The six-month delay likely pushed first construction back to 2017 at the earliest, she said.
The Alaska Energy Authority can spend the $6.6 million it has left from $192 million of previous capital appropriations to move forward on work related to the $5.6 billion Susitna-Watana dam.
AEA spokeswoman Emily Ford said the authority was in the midst of the study report process on Susitna-Watana for the Federal Energy Regulatory Commission.
If constructed, the dam in the upper reaches of the Susitna Valley would to stabilize electric rates for Alaska’s Railbelt region for generations, proponents tout. Critics of the project claim AEA’s cost estimates are shaky and argue it would harm salmon returns to the Susitna by altering natural flood cycles.
The next steps are less about intensive fieldwork and research and more about holding public meetings with stakeholders on the study plan.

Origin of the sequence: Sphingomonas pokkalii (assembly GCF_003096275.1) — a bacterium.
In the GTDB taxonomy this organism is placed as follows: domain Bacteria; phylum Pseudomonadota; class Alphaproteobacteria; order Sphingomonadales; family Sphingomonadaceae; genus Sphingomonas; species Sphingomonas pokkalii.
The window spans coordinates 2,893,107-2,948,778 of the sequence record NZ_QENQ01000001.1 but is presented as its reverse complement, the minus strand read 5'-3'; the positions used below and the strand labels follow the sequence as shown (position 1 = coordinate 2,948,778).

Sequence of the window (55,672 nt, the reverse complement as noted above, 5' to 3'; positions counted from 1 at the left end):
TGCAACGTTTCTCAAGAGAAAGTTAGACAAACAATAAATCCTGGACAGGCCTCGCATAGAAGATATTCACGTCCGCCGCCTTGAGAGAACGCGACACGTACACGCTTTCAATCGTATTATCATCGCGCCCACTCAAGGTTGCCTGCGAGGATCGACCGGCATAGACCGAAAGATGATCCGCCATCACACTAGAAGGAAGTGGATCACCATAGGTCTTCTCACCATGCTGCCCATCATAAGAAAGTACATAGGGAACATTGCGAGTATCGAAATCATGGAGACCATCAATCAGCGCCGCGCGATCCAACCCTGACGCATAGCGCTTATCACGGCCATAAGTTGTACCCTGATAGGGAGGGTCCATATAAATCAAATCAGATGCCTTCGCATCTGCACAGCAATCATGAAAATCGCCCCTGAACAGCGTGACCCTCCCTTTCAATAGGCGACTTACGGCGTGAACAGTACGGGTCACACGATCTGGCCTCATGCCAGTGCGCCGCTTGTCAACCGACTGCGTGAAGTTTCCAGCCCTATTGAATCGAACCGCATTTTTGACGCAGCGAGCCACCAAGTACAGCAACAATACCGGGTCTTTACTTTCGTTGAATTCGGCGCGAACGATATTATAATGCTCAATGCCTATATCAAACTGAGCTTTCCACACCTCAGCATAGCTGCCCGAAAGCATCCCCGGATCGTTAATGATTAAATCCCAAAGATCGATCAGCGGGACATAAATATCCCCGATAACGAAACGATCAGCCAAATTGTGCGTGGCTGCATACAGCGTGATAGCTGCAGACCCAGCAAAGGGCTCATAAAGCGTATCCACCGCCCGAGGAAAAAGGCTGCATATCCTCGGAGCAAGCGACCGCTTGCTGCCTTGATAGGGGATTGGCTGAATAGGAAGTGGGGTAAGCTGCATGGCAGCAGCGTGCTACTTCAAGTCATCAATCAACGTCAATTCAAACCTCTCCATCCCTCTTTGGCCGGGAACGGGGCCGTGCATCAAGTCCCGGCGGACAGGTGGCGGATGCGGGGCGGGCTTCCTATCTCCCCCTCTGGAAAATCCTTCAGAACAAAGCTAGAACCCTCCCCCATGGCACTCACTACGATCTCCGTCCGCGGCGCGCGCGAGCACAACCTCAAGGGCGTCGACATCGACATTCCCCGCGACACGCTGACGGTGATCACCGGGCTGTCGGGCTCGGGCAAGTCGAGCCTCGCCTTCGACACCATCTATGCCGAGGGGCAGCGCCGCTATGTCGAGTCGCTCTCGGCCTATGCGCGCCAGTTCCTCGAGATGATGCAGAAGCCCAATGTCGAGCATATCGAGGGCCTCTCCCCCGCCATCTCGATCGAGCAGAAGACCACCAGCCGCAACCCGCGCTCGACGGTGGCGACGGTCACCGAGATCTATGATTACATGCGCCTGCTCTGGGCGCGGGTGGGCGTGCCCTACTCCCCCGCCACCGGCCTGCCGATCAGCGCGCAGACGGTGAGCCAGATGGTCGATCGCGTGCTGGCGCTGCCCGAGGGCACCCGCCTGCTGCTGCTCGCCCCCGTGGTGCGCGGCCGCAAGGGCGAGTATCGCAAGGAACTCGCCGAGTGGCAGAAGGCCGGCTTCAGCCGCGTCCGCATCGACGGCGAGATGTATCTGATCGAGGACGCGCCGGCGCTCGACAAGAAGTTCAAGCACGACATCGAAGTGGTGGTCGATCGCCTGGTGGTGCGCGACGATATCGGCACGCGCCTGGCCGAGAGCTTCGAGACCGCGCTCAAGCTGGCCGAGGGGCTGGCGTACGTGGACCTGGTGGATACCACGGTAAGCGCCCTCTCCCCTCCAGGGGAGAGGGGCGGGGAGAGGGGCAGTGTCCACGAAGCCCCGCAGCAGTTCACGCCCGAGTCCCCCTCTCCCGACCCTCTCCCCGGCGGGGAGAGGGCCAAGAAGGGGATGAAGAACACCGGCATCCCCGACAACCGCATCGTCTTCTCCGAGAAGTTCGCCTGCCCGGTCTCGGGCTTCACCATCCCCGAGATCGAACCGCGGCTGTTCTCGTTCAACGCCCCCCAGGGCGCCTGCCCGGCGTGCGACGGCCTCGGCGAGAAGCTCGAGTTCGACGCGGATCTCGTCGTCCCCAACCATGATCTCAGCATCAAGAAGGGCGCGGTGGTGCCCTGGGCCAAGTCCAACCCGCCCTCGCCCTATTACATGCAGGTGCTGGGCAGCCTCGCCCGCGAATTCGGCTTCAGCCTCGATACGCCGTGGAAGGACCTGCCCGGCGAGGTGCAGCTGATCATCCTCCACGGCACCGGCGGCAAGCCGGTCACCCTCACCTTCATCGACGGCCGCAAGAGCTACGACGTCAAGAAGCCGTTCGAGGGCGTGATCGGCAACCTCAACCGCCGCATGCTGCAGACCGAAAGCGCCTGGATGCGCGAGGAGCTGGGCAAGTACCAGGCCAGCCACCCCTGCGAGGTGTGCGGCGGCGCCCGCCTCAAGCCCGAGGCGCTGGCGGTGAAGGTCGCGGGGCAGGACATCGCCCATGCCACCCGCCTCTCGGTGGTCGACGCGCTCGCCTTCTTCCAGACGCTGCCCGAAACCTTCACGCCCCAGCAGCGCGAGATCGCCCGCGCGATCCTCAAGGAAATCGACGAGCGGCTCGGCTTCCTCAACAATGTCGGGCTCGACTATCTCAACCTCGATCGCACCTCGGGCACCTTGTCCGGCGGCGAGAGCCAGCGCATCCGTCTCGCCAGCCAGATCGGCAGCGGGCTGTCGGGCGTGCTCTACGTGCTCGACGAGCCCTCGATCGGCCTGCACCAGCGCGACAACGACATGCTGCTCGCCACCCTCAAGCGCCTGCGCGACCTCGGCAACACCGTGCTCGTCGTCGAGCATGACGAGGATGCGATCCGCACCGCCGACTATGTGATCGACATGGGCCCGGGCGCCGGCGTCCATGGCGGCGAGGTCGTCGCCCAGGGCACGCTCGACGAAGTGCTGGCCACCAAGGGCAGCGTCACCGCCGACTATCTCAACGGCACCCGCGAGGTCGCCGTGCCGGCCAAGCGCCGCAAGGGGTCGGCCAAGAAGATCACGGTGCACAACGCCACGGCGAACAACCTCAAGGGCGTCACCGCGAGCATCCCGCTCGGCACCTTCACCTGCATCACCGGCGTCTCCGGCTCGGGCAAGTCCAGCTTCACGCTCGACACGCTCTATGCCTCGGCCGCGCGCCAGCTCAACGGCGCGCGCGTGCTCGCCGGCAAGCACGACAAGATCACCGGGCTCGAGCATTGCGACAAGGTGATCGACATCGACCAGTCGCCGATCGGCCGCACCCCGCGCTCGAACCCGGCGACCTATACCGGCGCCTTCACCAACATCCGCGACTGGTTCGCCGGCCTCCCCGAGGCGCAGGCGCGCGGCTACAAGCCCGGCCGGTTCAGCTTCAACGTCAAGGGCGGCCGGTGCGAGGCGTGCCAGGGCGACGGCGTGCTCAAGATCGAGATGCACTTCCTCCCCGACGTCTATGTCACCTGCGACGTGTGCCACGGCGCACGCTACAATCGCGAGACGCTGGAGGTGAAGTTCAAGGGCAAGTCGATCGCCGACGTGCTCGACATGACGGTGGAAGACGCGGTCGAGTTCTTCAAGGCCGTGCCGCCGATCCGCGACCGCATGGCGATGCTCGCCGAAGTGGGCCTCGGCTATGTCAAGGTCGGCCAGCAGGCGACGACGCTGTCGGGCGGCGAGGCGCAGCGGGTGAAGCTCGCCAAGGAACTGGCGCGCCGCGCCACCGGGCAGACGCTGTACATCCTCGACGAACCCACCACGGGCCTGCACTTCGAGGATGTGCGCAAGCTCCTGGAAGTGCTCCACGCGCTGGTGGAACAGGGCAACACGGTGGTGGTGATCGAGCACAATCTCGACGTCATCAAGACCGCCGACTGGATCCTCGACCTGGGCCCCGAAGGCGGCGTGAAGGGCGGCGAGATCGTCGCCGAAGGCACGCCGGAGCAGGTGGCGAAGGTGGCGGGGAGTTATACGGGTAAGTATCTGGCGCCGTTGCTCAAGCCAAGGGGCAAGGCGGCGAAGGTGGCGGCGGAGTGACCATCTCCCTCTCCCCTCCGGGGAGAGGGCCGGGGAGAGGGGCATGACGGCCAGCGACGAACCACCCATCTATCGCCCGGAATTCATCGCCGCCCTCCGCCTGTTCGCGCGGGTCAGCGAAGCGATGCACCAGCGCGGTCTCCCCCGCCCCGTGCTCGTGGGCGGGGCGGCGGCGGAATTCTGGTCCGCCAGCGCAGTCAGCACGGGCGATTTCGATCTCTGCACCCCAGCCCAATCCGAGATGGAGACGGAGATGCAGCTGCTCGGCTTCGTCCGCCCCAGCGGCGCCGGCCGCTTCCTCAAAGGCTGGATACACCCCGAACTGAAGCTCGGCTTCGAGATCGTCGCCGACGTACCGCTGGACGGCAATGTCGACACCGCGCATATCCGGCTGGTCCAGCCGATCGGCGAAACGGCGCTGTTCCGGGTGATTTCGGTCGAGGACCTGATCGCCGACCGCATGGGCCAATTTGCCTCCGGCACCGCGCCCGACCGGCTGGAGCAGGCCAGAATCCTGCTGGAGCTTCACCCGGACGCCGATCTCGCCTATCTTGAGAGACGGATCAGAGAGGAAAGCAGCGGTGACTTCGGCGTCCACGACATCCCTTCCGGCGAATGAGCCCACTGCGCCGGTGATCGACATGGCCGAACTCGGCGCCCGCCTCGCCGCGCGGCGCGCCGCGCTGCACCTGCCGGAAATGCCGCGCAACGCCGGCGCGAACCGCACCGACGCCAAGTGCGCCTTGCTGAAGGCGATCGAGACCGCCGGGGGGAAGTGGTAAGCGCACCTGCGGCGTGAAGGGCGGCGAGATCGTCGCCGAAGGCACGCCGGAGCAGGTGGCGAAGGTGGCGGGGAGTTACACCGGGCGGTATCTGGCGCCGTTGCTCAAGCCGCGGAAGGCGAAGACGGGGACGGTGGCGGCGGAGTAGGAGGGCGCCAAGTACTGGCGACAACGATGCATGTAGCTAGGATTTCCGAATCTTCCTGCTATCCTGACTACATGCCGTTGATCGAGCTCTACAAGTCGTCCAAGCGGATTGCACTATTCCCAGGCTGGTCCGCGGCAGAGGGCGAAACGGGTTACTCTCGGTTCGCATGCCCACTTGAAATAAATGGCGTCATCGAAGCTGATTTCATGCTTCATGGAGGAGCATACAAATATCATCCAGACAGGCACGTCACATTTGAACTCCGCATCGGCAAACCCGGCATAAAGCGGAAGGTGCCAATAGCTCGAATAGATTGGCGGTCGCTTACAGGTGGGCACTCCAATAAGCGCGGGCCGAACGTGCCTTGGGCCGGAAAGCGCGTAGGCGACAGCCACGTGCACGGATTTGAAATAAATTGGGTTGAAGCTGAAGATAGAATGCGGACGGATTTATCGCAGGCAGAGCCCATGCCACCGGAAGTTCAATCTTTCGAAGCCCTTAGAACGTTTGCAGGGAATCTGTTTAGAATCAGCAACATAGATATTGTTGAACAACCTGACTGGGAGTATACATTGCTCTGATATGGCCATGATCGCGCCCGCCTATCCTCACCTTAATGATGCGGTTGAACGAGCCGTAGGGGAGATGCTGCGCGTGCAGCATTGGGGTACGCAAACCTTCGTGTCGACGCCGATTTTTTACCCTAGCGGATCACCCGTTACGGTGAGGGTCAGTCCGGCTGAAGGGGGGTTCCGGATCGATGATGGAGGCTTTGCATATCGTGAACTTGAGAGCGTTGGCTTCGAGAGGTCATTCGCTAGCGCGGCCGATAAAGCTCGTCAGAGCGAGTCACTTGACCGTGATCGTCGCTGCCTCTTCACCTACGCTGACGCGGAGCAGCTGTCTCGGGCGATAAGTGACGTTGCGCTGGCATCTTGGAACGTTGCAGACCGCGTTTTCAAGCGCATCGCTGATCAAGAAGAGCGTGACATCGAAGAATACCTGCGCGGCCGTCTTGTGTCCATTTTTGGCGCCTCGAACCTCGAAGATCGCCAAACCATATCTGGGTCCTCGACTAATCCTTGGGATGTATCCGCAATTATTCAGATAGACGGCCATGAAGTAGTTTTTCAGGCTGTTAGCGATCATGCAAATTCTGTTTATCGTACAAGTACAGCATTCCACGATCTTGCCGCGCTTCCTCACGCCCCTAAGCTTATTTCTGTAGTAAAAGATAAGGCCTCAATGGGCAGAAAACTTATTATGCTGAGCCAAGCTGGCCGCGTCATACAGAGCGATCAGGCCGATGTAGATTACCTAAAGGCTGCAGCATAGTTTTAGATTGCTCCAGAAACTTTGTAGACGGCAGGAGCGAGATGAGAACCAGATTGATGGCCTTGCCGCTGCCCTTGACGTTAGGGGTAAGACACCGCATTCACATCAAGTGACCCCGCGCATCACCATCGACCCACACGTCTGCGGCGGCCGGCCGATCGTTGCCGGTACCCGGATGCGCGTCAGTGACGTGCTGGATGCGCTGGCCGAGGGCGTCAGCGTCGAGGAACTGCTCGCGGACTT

“Hopefully next year we’ll work towards the study plan determination with FERC,” Ford said.
That determination — whether AEA has met its federal requirements — is the next major step for the project.
The memo states that AEA should work through 2017, at which time the Walker administration will review the Susitna-Watana dam again.
Juneau access road
The cheapest of the three projects, pegged at $574 million to build, is the 48-mile Glacier Highway extension north of Juneau.
In September, DOT released a draft supplemental environmental impact statement, which included its preferred alternative to build the road parallel to Lynn Canal.